Ideal Time: 2-3 hrs
Open Time: For Jains: 6:00 AM - 6:00 PM,
For Non-Jains: 12:00 PM - 6:00 PM
Located amidst the lush green Aravalli hills, the Dilwara Temple is the most beautiful pilgrimage site for the Jains. Built by Vastupal Tejpal between 11th and 13th century, this temple is renowned for the opulent use of marble and intricate carvings on every hook and corner. From the outside, it looks quite austere but, once you enter the inside, you will go head over heels with the stunning designs and patterns carved on roofs, walls, archways and pillars.
The Dilwara Temples is considered as the most beautiful Jain pilgrimage sites in the world for the spectacular use of marble in its making. Standing amidst the forested hills, a high wall surrounds the temple complex. It looks very simple from the outside. With intricately carved designs on pillars, ceilings, entryways and panels, the sumptuous temple radiates the Jain values like honesty and simplicity.
The architecture is inspired by the Nagara style and is a collection of ancient manuscripts. The Dilwara Temples consist of five temples of the same size, and all of them are single-storied. There are total 48 pillars in all the temples which have beautiful figures of females in different dancing postures. The main attraction of the temple is 'Ranga Mandapa' which is a dome-shaped ceiling. It has a chandelier like structure in the middle of the roof, and sixteen idols of Vidyadevi, goddess of knowledge, made of stone surrounds it. The other designs of carvings include lotuses, gods and abstract patterns.
The opulent Dilwara Temple consists of five temples built over the centuries. They are-
1. Vimal Vasahi Temple- Dedicated to Lord Adinath, the first Jain Tirthankar Lord, Vimal Vasahi Temple is the most famous and oldest amongst all the temples. It was built by Vimal Shah, the Solanki Maharaja of Gujarat in 1021. It has richly carved ceilings, roofs, doors and mandaps. The immaculate patterns of petals, flowers, lotuses, murals and scenes from mythology are simply awe-inspiring. Erected in an open courtyard, the temple is surrounded by a corridor which has smaller idols of the Tirthankaras. Gudh Mandap is the main hall, where the idol of Lord Adinath resides. It is believed that 1,500 masons and 1,200 labourers took 14 years to build the temple and it costs Rs 185.3 million.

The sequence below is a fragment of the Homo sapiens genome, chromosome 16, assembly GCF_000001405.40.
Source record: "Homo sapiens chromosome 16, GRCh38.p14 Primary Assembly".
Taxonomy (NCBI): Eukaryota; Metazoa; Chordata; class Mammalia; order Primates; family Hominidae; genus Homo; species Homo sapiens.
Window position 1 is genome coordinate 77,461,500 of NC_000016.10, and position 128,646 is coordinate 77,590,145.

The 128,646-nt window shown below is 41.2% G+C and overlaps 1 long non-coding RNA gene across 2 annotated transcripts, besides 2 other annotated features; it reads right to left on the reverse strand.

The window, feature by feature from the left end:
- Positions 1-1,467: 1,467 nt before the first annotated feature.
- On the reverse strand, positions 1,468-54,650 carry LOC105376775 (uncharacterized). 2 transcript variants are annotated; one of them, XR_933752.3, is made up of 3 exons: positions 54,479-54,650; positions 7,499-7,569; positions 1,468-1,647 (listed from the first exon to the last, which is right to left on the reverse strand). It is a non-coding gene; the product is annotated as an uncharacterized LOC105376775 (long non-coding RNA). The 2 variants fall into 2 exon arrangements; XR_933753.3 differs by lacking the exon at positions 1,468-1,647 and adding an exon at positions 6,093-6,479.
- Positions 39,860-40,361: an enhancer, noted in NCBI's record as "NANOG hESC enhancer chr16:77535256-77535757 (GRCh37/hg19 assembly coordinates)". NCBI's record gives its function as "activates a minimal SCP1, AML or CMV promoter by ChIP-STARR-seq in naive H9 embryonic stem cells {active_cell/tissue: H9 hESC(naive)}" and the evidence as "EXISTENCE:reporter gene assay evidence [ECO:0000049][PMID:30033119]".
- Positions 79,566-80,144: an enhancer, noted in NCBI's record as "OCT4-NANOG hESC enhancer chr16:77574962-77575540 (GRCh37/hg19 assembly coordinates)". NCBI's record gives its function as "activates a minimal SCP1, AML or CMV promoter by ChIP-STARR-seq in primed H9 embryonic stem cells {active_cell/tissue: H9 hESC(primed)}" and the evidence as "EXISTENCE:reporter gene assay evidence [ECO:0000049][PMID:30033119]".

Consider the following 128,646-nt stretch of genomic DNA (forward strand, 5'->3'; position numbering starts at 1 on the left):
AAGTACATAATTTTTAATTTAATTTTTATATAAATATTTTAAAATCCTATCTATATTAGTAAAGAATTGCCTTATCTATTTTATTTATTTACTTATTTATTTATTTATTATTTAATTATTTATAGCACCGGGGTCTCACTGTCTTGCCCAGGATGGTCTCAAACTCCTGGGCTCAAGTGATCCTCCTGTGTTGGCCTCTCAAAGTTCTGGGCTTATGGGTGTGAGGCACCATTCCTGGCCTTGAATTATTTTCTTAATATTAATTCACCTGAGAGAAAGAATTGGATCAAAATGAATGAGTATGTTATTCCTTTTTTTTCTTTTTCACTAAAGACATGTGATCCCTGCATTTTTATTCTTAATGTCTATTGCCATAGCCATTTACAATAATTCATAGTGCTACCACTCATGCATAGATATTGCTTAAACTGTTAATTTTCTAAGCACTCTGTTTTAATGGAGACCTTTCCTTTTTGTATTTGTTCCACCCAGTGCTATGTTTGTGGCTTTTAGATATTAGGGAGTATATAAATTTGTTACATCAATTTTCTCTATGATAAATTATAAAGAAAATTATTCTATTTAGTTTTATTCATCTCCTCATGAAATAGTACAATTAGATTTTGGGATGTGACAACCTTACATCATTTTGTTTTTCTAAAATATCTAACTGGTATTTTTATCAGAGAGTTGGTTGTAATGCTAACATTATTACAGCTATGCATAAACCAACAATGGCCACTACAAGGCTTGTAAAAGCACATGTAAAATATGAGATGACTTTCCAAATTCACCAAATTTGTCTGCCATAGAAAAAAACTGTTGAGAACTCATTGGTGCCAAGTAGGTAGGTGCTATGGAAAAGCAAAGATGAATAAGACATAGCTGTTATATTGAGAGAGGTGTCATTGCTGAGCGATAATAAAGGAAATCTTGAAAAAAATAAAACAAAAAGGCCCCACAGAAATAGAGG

2. Luna Vasahi Temple- Built in 1230, Luna Vasahi Temple is dedicated to Lord Neminath, the 22nd Jain Tirthankara Lord. The second prominent temple, it was built in 1230 by two Porwad brothers namely Vastupal and Tejpal, both ministers of Virdhaval, in the memory of their brother Luna. The Rang Mandap is the central hall which has 72 figures of Tirthankaras in a circular band and 360 figures of Jain monks. It also has a Hathishala which houses 10 marble elephants and a giant black stone pillar called Kirthi Stambh. A Navchowki has nine delicately designed ceilings.
3. Pittalhar Temple- The third temple was built by Bhima Seth and is dedicated to Lord Rishabdeo, the first Jain Tirthankara Lord. A huge statue of Lord Adinath made of five metals and brass is installed in the temple. This temple also has Garbhagraha, Gudh Mandap and a Navchowki.
4. Parshwanatha Temple- A three-storeyed building and the tallest of all the temples, it was built by Mandlik as a dedication to Lord Parshavanath, the 23rd Jain Tirthankar Lord in 1459. The temple has four main halls, and the walls have remarkable carvings on grey sandstone.
5. Mahavir Swami Temple- Dedicated to Lord Mahavir, the 24th Jain Tirthankara Lord, this temple is comparatively smaller but, it will fascinate you equally. Built in 1582, it boasts of several paintings from the artists of Sirohi.
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The weather in Mount Abu is favourable throughout the year. However, it is pretty warm from April to June. Monsoons and winters provide the perfect opportunity to explore the city since it neither witness heavy rainfall nor harsh winters.
The distance between Mount Abu and Dilwara Temple is just 2.5 Km. If you have your own vehicle, you can easily reach the temple either by Delwara Road or Pilgrim Road. Buses do not ply on this route, However, taxis or autorickshaws are available.
1. Cameras, mobile phones, belts etc. are not allowed inside the temple. However, you can take your wallet along with you. There are lockers in the temple to keep your belongings safe.
2. Women are not allowed to wear shorts or skirts above their knees. Men are also advised not to wear shorts.
3. Guides are available to take you around for free. So, you don’t have to hire one from outside the temple.
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